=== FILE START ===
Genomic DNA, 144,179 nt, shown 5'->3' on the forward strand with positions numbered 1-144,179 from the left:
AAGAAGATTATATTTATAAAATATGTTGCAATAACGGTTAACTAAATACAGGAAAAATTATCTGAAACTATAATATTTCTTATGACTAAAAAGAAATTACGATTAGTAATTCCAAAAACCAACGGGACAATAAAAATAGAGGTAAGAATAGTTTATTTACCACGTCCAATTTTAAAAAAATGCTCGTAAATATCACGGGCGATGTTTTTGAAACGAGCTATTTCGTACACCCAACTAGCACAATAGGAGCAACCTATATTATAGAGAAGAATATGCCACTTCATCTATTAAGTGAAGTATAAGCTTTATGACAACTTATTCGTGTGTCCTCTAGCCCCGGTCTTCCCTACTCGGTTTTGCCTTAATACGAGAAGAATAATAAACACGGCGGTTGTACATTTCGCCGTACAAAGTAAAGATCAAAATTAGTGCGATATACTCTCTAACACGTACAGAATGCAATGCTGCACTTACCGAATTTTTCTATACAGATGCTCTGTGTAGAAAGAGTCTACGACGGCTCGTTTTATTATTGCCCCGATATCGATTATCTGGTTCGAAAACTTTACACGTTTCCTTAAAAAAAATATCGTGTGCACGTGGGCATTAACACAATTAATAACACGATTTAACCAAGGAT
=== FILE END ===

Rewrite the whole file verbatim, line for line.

Genomic DNA, 144,179 nt, shown 5'->3' on the forward strand with positions numbered 1-144,179 from the left:
AAGAAGATTATATTTATAAAATATGTTGCAATAACGGTTAACTAAATACAGGAAAAATTATCTGAAACTATAATATTTCTTATGACTAAAAAGAAATTACGATTAGTAATTCCAAAAACCAACGGGACAATAAAAATAGAGGTAAGAATAGTTTATTTACCACGTCCAATTTTAAAAAAATGCTCGTAAATATCACGGGCGATGTTTTTGAAACGAGCTATTTCGTACACCCAACTAGCACAATAGGAGCAACCTATATTATAGAGAAGAATATGCCACTTCATCTATTAAGTGAAGTATAAGCTTTATGACAACTTATTCGTGTGTCCTCTAGCCCCGGTCTTCCCTACTCGGTTTTGCCTTAATACGAGAAGAATAATAAACACGGCGGTTGTACATTTCGCCGTACAAAGTAAAGATCAAAATTAGTGCGATATACTCTCTAACACGTACAGAATGCAATGCTGCACTTACCGAATTTTTCTATACAGATGCTCTGTGTAGAAAGAGTCTACGACGGCTCGTTTTATTATTGCCCCGATATCGATTATCTGGTTCGAAAACTTTACACGTTTCCTTAAAAAAAATATCGTGTGCACGTGGGCATTAACACAATTAATAACACGATTTAACCAAGGAT